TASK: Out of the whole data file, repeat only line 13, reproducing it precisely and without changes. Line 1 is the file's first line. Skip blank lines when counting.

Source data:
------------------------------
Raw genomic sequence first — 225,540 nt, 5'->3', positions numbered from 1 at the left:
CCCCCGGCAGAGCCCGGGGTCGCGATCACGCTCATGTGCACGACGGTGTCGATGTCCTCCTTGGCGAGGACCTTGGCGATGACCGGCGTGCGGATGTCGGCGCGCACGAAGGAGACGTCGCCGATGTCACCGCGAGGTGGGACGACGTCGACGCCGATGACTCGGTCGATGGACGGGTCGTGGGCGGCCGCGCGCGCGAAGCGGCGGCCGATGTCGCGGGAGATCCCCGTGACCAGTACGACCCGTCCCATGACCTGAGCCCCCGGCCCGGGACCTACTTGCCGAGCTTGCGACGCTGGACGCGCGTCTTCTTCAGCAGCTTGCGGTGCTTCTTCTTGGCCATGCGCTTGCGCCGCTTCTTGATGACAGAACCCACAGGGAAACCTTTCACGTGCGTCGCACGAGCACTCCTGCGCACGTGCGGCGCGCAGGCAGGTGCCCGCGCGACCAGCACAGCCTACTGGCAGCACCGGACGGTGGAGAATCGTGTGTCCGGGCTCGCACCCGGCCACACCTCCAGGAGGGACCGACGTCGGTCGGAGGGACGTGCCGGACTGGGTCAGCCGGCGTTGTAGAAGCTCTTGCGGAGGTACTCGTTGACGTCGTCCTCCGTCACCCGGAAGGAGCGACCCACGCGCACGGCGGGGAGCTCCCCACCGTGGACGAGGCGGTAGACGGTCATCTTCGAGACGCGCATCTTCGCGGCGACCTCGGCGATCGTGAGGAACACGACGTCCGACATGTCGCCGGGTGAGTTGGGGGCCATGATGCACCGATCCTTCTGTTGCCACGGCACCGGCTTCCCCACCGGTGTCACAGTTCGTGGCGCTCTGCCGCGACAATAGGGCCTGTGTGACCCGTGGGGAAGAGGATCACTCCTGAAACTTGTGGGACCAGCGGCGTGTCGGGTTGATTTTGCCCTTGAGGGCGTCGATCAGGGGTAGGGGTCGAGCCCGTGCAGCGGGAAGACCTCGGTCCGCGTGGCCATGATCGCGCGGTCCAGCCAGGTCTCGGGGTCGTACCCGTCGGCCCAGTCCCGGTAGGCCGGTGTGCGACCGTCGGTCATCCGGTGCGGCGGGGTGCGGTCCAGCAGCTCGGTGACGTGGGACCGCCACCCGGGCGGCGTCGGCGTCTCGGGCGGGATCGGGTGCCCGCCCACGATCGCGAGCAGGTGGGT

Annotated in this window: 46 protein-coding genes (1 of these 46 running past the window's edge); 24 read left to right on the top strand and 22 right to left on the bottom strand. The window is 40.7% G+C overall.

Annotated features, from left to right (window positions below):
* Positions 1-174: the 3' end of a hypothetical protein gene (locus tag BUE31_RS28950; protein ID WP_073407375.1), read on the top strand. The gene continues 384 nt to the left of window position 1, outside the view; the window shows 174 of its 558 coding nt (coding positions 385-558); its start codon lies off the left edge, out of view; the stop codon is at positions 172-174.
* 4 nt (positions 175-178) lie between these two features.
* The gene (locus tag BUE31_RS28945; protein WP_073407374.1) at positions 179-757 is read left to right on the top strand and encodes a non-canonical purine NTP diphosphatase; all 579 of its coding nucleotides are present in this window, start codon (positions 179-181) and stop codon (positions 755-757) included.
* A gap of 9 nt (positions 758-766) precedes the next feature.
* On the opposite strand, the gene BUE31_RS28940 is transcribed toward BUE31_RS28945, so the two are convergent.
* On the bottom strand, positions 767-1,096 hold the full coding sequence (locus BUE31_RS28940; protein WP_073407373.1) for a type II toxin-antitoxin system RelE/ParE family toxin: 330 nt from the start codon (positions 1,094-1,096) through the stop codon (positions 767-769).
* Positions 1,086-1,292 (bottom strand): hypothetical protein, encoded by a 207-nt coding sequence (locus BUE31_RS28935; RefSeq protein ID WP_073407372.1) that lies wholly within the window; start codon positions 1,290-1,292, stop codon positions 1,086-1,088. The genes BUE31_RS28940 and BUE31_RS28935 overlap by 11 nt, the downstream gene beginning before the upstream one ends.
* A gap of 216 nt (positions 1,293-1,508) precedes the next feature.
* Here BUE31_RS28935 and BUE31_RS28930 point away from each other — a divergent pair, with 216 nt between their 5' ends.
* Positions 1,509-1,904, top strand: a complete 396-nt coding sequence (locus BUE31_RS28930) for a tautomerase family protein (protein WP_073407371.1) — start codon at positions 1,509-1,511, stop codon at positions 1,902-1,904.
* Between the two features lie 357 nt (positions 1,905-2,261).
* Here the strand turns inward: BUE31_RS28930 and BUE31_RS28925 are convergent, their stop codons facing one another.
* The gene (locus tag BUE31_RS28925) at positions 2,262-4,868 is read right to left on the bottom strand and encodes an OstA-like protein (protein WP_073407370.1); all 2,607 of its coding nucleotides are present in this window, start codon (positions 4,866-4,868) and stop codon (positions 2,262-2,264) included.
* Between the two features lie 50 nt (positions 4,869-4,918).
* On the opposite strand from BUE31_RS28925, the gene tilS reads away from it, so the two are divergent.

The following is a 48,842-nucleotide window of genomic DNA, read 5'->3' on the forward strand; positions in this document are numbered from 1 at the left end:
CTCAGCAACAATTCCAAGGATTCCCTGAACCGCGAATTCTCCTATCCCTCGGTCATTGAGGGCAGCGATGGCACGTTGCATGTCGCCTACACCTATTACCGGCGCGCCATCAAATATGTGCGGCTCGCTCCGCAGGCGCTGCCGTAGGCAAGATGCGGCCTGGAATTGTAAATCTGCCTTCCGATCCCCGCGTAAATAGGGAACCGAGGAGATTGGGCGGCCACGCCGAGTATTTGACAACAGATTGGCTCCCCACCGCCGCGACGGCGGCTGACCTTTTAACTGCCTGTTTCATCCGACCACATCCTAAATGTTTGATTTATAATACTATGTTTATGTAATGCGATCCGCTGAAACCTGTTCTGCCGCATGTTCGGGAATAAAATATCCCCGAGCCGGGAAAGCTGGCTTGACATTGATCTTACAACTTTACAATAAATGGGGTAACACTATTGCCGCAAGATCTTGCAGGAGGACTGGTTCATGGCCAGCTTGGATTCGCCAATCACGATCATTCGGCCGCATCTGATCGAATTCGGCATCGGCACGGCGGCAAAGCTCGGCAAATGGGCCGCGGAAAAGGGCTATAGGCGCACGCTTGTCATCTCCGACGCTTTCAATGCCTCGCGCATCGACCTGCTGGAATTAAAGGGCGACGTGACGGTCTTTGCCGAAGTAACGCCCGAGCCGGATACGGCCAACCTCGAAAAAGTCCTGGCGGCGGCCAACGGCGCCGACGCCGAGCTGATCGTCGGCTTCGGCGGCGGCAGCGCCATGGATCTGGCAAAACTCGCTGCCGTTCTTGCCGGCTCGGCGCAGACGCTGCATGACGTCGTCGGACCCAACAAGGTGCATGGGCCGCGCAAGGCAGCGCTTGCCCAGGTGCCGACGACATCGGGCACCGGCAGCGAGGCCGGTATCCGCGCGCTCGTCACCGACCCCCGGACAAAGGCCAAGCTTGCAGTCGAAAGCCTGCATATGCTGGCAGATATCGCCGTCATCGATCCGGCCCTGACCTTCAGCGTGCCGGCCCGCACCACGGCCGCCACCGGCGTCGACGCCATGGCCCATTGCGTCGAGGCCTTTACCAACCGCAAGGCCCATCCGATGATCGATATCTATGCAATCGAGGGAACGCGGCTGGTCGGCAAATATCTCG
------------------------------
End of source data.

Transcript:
* Here BUE31_RS28935 and BUE31_RS28930 point away from each other — a divergent pair, with 216 nt between their 5' ends.